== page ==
The hard lesson for seniors to learn is not to use time spent with the young to gripe and grumble. I overheard in a cafe, a young man saying, “Ya lor, now I don’t see my grandparents much-lah. Aiyoh, always complain, complain, stress man. I already got stress-mah.”
Besides the individual senior’s effort to manage old age, governments and even the private sector should play significant roles in easing life for senior citizens. Most countries today have a growing aging population and Malaysia is no exception.
In an insightful article in The Edge (27 March 2017), RB Bhattacharjee outlines the need for innovative public policies to aid senior citizens. Better healthcare for the older populace, innovative ways of helping seniors who are still able to work to find new ways of earning, and good community centres where young and old can meet are just some measures to take.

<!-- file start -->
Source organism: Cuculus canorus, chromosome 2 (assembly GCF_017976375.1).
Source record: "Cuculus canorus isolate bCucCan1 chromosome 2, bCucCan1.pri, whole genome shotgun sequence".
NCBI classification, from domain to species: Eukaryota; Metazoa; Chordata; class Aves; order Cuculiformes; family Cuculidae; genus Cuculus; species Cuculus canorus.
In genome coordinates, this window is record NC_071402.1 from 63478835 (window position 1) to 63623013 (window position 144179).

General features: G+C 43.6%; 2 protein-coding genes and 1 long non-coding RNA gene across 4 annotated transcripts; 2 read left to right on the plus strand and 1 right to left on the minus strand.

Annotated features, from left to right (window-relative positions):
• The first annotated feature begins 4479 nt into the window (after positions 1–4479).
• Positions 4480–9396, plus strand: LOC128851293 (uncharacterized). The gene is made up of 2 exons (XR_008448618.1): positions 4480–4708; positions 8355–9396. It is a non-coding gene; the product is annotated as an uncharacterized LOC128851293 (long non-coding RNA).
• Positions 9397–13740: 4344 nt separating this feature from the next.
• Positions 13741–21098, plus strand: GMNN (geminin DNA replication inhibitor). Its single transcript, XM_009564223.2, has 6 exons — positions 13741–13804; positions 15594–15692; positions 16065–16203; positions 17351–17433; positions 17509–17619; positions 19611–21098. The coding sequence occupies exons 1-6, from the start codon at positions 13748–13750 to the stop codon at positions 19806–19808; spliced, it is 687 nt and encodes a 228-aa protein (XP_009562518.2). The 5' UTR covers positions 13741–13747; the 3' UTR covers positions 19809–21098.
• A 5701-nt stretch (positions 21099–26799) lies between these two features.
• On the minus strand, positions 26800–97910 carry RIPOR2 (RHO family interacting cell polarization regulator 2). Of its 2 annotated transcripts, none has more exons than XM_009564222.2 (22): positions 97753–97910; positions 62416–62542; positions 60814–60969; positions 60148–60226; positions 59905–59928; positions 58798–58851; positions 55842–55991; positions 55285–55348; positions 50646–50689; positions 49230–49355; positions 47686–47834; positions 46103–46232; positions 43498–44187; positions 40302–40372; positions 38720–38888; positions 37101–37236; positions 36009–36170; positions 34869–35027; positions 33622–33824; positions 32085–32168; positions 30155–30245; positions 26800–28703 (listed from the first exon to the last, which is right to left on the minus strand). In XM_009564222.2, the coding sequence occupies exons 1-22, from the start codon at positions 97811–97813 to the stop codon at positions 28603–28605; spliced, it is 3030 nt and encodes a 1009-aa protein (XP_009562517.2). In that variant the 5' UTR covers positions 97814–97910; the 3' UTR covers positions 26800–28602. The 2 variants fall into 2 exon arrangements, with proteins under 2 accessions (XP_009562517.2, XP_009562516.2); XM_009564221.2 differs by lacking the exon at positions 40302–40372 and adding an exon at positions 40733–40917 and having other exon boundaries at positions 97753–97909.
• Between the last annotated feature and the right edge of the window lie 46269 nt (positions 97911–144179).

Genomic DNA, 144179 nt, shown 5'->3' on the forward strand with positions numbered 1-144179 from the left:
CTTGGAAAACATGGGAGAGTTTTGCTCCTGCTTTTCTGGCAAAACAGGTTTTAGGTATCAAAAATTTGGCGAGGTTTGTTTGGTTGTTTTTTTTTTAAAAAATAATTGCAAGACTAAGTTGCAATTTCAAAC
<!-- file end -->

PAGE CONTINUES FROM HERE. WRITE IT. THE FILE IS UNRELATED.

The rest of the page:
As senior citizens in the New Malaysia, we certainly hope that the new government will be proactive and will also encourage the private sector to contribute as corporate citizens to bettering the lives of our silver generation. Bhattacharjee quotes the alarming findings of a UNDP report which states that “90% of retirement fund contributors don’t have enough funds even for a simple lifestyle for five years after retiring”. It is thus important, Bhattacharjee adds, that economic thinking “integrate all segments of society into mutually supportive relationships” and not leave out senior citizens who are deemed less or no longer productive.
On the issue of funds and savings, I refer to yet another article in The Edge (3 April 2017) by Ong Shi Jie. Its focus is not on seniors but on younger folks, yet the lesson Ong puts forward is applicable to earners of all ages. Ong tells us rightly that it is isn’t so much a raise in monthly income or a hefty bonus that would make us more financially solid. It is how we use that increase. Money, after all, is like a drug; you get more, you use more.